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Supporting Sunni Salafi Islamists vs. Assad??

Reader comment on item: Fin de RĂ©gime in Syria?

Submitted by John in Michigan, USA (United States), May 24, 2011 at 12:55

Dr. Pipes has long warned of the dangers of creeping Islamism (violent and non-violent types).

In the current turmoil, its hard to keep the players straight, but if I understand Pipes current position, in Syria we are to fear the encroachment of Islamism 2.0 (Turkish style, work within the democratic system to subvert it, much less violent or even non-violent) more than the Islamism 1.0 (Salafist, Takfiri, decentralized, revolutionary, hyper-violent.)

As a pure question of identifying, weighing, and prioritizing threats, we are in agreement. The hyper-violent strain, when successfully challenged by counter-insurgent forces, tends to re-direct itself against fellow Muslims, thereby alienating the people it hopes to recruit, and hence, it burns itself out, whereas Islamism 2.0 seems to spread without opposition, and even sometimes with Western support and financial or other aid.

Still, it is a big step to go from identifying/weighing threats, all the way to actually (if I understand this right) supporting Islamism 1.0 in certain situations, such as Syria. How else to interpret statements like:

Western policy can make a decisive difference...Time has come to brush aside fears of instability..."It can't get any worse than the Assads' regime." Time has come to push Bashar from power, to protect innocent Alawis, and to deal with "the devil we don't know."

Presumably, one of "the devil[s] we don't know" would be the Sunni Salafis, who seem the most powerful faction of the opposition forces in Syria.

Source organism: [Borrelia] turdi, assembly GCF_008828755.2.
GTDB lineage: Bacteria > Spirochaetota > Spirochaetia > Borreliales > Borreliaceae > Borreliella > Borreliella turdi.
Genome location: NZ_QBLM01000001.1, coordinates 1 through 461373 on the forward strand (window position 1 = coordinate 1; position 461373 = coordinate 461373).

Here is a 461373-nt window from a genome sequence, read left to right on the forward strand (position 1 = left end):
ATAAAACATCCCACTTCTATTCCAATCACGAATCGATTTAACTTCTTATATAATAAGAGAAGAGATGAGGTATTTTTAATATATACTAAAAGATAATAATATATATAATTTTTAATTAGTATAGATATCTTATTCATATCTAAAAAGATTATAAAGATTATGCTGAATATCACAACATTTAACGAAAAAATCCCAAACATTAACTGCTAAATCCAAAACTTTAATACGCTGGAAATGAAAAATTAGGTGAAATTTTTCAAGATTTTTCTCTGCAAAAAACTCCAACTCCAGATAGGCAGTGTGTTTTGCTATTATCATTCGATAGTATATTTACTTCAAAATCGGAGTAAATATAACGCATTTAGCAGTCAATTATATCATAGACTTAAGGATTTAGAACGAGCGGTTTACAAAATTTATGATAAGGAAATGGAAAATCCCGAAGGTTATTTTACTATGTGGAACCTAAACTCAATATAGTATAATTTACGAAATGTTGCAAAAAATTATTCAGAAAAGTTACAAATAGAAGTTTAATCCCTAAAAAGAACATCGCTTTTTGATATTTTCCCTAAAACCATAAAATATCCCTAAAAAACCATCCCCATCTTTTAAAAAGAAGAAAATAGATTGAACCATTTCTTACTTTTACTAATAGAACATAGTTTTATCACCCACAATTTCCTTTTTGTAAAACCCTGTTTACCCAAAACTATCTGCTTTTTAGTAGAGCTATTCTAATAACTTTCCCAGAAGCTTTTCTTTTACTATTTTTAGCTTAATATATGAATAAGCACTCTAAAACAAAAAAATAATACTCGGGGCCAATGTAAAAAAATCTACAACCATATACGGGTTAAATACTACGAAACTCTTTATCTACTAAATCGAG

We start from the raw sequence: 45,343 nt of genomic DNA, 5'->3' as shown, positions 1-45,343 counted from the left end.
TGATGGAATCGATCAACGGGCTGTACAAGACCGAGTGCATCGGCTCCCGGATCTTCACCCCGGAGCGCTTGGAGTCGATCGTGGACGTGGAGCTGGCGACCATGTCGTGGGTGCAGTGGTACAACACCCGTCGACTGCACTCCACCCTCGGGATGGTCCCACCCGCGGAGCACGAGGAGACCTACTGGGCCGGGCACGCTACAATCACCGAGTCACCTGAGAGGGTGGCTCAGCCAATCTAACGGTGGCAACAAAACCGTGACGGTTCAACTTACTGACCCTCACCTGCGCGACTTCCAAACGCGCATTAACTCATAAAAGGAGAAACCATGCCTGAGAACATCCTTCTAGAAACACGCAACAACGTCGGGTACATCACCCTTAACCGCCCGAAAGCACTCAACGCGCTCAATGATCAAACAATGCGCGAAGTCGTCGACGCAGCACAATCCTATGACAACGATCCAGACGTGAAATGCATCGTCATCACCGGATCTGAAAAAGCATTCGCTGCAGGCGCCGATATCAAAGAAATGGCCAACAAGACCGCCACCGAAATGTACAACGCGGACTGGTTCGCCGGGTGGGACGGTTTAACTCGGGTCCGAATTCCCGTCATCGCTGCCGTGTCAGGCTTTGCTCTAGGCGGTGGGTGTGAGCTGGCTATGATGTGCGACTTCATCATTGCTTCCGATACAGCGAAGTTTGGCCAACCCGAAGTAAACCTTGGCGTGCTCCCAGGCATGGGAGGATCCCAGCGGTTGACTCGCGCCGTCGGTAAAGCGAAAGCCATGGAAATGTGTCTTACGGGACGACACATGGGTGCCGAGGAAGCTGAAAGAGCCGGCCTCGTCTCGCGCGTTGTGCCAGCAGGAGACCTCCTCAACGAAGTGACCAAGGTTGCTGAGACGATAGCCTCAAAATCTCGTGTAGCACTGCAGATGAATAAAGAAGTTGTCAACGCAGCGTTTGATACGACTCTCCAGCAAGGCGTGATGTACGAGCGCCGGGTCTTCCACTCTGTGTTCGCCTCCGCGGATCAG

I am intrigued by the apparent preference, here and in the follow-up post "More on Regime Change in Syria", for Sunni Islamists over Alawis. The Alawi cult are a blood-soaked mess, and their de facto alliance with Iran is a problem, but the are not the global, long-term threat that Islamists are. Clearly Pipes knows this, yet he seems to favor an outcome with Sunni Islamists prevailing over Alawite Islamists. "Better the devil we don't know" is a nice sound bite, but it could easily backfire. I am thinking of US support for various Afghan Mujahideen who, after we stopped supporting them, became the Taliban (supported by our "ally" Pakistan) and al Qaeda (supports by our "friends" the Saudis and other Sunni elements).

I suppose we are to conclude that Sunni Islamists are less of a threat to American interests than Iranian Islamists, since the latter may have some form of primitive nuclear capability soon? Pipes writes:

"were (Sunni) Islamists to take power in Damascus they would terminate the Iranian connection, seriously impairing the mullah's grandiose ambitions."

Even it if means pushing Turkey even farther away from the US, EU, and Israel by opposing the emerging Turkey-Syria-Iran relationship? Supporting a formation (Islamism 1.0) that appears to the public as much more violent than Islamism 2.0 could easily backfire, even if objectively, the later is the greater long-term threat.

Pipes should clarify and greatly expand upon his points, if in fact that is what he means.

Submitting....

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